He ekenga panuku ma ngā kaihiki maitai rangatahi o Aotearoa ki ngā whakataetae Commonwealth mā ngā pakeke me ngā rangatahi i tū ki Penang ina tata nei. E rima ngā mētara te whiwhi, inaianei ko ngā taumahekeheke nui taioreore ki Tokyo hei te tau rua mano rua tekau te aronga nui.
E hiki ana ēnei toa hiki maitai kia eke ai ngā taumata o te iti kahurangi.
Hei tā Brayden Maea-Brown, “As a team success was quite good, we came back with at least ten medals as a team and it goes to show that NZ is making its way up in weightlifting and I think it's a goal as well to set to put the sport out there cause it's not as big as say rugby or rugby league.”
Ko Brayden Maea Brown, David Liti rātou Anthony Taylor he tokotoru nō te ope tekau ma rua i kapo ake he mētara ki ngā whakataetae nei.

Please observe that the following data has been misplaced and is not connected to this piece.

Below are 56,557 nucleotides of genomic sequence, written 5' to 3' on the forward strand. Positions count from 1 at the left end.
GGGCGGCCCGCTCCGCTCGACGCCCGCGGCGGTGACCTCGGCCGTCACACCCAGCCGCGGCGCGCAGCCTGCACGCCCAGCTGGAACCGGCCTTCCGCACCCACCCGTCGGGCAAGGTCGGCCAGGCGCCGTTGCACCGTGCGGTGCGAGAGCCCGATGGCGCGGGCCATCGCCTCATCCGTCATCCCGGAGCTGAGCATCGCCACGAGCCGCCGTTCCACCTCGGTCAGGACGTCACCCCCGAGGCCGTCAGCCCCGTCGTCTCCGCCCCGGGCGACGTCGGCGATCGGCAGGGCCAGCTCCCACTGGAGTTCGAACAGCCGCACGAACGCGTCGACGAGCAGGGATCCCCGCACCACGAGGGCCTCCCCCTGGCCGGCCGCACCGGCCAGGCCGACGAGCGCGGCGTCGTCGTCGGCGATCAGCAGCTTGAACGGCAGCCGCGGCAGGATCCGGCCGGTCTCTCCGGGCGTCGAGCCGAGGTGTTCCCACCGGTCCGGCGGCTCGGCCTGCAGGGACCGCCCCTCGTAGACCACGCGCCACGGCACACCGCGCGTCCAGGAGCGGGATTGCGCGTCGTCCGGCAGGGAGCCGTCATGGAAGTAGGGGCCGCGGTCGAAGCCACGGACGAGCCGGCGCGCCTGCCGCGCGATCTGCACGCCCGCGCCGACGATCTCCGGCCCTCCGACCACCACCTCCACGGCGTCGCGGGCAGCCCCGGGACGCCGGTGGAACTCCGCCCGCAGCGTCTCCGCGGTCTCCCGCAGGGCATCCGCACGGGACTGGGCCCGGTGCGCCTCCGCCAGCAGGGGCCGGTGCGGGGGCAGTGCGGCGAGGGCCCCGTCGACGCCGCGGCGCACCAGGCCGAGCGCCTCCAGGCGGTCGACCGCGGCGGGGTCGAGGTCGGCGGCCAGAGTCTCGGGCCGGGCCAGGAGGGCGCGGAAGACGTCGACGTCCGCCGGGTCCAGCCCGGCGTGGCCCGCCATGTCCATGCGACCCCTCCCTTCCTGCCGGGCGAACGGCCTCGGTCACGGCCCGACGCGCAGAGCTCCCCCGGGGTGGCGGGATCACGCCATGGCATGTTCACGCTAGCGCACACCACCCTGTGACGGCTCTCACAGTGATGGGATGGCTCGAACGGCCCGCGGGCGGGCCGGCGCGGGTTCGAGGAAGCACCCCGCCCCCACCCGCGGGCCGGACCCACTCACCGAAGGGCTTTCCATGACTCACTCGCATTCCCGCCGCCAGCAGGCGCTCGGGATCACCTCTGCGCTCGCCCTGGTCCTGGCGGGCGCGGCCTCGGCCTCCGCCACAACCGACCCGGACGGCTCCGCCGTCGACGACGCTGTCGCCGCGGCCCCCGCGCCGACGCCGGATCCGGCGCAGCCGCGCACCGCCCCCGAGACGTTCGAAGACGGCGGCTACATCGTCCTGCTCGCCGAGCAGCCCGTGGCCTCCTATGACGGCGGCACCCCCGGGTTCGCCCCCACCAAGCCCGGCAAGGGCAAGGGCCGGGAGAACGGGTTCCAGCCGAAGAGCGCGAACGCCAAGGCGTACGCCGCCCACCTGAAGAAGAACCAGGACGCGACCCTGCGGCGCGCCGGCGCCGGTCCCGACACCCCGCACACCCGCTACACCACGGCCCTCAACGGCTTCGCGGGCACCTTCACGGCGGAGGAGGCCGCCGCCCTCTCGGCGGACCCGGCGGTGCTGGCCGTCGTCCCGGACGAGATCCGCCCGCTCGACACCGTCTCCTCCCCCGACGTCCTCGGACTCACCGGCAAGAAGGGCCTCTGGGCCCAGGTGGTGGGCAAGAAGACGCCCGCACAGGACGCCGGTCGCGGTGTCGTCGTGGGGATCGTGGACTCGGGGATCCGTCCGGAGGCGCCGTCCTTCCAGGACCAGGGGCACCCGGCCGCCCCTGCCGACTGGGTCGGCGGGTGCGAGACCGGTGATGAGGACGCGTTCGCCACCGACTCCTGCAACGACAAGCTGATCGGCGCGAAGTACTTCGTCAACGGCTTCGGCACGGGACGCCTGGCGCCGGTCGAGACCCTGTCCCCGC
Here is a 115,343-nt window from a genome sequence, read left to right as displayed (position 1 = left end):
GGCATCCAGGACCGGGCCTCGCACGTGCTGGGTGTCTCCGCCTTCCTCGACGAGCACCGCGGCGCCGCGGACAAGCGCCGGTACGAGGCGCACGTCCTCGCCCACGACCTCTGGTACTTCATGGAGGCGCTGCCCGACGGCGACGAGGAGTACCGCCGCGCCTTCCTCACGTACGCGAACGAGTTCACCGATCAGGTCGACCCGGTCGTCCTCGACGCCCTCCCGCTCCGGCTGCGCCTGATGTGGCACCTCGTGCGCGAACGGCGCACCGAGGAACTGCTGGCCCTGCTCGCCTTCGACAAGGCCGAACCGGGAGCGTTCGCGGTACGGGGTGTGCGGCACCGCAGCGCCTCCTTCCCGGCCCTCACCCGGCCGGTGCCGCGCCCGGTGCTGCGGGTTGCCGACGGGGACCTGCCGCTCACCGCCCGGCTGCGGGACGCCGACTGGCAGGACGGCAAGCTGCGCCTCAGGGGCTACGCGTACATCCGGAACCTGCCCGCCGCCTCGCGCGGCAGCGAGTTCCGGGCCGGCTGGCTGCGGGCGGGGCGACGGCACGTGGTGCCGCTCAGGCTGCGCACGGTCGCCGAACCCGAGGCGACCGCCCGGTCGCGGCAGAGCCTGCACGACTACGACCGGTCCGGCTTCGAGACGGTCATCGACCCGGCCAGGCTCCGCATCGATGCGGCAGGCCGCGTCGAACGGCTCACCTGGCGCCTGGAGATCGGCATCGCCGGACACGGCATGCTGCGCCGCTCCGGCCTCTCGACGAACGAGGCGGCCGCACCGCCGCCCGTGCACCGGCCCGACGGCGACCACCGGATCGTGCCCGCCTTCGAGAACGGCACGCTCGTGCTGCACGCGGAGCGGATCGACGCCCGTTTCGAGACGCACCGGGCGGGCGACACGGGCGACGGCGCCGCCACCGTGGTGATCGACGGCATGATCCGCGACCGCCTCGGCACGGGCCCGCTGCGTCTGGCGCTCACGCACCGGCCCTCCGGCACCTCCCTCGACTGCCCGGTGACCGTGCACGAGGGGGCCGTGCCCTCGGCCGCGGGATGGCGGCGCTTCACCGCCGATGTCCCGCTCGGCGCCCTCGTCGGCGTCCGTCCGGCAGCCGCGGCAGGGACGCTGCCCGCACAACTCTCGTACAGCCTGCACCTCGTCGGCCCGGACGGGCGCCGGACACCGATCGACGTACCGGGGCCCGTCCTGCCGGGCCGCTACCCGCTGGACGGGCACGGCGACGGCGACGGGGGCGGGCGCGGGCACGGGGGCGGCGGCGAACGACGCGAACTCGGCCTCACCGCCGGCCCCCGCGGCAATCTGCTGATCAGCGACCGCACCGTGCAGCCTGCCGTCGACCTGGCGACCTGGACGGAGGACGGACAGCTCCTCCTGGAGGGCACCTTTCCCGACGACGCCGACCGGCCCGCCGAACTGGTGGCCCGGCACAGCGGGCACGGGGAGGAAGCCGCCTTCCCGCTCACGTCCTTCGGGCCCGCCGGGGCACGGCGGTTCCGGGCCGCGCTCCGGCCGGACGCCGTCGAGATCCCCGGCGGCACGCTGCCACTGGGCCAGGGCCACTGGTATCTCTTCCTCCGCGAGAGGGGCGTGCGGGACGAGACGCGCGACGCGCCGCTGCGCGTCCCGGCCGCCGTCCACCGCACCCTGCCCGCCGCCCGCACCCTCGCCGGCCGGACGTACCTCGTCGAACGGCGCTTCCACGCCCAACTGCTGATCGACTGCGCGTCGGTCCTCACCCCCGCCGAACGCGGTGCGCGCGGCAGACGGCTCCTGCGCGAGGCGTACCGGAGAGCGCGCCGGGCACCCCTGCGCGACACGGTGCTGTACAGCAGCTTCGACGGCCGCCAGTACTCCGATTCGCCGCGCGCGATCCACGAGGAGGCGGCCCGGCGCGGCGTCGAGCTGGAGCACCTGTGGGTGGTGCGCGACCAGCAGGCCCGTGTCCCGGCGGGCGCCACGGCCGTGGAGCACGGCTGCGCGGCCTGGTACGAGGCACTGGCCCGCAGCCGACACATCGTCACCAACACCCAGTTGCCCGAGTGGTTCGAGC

“Yeah we went as brothers and came as brothers with medals, but at the end of the day it was about doing it together which is what it's all about really.”
He mētara kōura, hiriwa anō hoki te whiwhi kia David Liti i pakaru i te rekoata mō ngā rangatahi i aotearoa, me te whakataurite i te rekoata rangatahi o Oceania i te wāhanga hiki rua.
E ai ki a David Liti, “I went to Tonga and my grandpa was telling me that his mate's grandson that won gold, and he told that he hoped he had a grandson that could win gold. So I came back from Tonga and my first comp since that trip and I won gold and sent it back to him.”
Inaianei ko te aronga nui mā ēnei tama ko ngā taumahekeheke rua mano rua tekau ki Tokyo.
Hei tā Anthony Taylor, “It's everyone's dream, yeah everyone's dream. To Weightlift at the Olympics you know, to be named as an Olympian it's a big feeling you get so yeah, everyone's goal is Olympics but yeah you gotta put in the work.”
E mea ana ēnei tama, mā te pukumahi ka taea e ngā tangata katoa te hiki...
“When you think about the opportunities that we're having now going to Malaysia, these guys went to Georgia and all of us went to Fiji for Oceania's and all medalled as well again. All it took was just to give it a go.”